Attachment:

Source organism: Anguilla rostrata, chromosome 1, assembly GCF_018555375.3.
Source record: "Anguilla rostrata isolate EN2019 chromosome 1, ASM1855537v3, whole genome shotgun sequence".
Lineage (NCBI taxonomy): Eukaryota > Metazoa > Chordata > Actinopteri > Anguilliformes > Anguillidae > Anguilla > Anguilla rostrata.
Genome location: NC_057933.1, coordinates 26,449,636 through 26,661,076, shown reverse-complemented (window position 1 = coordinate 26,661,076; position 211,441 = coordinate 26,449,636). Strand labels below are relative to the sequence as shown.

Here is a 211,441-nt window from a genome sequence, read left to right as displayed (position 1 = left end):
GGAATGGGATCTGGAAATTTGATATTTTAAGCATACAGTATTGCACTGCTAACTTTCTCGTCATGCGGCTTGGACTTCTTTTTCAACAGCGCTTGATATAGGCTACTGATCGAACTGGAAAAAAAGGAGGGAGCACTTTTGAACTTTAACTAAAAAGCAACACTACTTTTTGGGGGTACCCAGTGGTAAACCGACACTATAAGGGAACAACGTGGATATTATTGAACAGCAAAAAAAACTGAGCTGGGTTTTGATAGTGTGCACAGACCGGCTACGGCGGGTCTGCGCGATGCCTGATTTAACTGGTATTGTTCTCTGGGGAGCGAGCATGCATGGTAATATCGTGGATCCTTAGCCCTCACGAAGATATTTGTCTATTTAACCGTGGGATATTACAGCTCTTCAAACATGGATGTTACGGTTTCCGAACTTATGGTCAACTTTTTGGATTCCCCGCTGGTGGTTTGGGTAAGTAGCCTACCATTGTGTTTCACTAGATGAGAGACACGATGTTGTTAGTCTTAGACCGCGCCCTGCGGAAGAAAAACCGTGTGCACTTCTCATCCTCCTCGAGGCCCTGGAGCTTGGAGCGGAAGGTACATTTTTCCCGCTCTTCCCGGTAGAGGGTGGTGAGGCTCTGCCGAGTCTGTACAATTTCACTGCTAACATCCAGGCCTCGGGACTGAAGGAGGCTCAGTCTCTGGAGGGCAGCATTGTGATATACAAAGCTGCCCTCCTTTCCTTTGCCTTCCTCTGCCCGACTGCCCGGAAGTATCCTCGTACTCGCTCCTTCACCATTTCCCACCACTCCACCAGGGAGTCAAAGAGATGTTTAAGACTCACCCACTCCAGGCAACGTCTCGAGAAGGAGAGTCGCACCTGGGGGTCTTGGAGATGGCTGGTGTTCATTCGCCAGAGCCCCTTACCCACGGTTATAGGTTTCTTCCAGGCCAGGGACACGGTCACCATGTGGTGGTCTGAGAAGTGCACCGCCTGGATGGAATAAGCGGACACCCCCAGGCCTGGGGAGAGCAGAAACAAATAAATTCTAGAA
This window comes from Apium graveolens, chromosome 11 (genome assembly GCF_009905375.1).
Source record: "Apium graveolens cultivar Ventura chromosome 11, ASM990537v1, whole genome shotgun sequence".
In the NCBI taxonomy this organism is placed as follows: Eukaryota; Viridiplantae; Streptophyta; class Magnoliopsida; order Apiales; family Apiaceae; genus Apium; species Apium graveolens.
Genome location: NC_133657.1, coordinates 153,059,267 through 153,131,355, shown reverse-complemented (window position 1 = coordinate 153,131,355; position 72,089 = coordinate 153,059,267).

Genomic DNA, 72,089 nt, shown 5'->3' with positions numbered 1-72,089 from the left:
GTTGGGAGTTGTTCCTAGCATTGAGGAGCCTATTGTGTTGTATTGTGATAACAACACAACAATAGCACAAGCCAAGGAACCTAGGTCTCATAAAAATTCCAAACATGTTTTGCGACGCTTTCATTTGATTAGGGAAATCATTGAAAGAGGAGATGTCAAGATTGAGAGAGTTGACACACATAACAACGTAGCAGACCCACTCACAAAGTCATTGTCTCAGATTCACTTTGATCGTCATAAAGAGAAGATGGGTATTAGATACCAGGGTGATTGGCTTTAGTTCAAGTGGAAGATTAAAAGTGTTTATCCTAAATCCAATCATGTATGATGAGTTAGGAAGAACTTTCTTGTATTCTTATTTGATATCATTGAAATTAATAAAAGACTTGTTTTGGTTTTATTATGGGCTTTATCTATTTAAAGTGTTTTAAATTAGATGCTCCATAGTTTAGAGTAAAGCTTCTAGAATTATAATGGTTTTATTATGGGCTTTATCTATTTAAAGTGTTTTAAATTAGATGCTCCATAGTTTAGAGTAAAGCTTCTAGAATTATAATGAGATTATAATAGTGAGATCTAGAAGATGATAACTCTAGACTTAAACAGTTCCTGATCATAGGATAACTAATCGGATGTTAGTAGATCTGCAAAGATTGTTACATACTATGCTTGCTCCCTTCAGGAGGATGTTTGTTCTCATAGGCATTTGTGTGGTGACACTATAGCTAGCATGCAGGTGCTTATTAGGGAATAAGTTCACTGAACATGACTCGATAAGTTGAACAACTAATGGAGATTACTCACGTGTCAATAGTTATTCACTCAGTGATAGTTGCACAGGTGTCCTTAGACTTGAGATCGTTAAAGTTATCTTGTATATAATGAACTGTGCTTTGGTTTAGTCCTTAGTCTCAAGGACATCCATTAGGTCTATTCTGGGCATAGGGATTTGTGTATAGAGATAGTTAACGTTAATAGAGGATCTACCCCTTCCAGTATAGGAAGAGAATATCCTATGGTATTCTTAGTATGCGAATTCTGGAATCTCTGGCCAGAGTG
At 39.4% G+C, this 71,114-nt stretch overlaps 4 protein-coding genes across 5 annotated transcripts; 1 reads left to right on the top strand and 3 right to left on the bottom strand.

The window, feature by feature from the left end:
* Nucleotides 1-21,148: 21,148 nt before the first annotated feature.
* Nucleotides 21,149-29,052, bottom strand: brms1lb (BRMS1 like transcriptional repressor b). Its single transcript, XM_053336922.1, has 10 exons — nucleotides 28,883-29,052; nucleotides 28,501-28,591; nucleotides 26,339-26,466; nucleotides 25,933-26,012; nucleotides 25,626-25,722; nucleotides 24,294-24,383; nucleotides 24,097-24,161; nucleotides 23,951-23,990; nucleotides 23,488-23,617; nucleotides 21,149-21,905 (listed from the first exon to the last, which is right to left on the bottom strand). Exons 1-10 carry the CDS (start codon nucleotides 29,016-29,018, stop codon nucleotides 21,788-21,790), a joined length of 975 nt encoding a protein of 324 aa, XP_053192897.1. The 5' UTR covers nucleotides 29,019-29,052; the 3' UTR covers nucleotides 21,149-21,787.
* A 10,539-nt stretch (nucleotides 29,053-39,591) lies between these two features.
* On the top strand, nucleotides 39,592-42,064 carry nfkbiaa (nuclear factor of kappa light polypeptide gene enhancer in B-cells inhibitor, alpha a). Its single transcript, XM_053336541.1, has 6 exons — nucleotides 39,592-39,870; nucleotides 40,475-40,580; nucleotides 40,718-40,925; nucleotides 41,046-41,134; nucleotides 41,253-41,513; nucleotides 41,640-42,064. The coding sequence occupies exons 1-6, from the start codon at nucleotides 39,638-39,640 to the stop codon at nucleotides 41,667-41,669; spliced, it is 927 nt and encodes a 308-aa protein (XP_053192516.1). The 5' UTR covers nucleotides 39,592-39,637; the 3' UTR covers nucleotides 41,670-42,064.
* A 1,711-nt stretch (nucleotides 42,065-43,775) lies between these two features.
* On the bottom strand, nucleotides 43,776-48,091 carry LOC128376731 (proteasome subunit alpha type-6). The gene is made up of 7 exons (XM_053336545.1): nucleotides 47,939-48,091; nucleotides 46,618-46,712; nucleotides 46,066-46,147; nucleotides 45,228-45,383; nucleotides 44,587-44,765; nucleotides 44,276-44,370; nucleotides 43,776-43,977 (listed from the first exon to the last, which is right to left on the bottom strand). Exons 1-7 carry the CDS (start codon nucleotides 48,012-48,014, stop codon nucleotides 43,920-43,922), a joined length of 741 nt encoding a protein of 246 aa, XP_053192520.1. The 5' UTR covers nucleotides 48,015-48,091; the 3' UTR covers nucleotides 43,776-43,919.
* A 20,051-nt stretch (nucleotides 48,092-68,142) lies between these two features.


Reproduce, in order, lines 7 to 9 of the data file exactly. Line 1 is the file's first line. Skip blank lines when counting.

This window comes from Apium graveolens, chromosome 11 (genome assembly GCF_009905375.1).
Source record: "Apium graveolens cultivar Ventura chromosome 11, ASM990537v1, whole genome shotgun sequence".
In the NCBI taxonomy this organism is placed as follows: Eukaryota; Viridiplantae; Streptophyta; class Magnoliopsida; order Apiales; family Apiaceae; genus Apium; species Apium graveolens.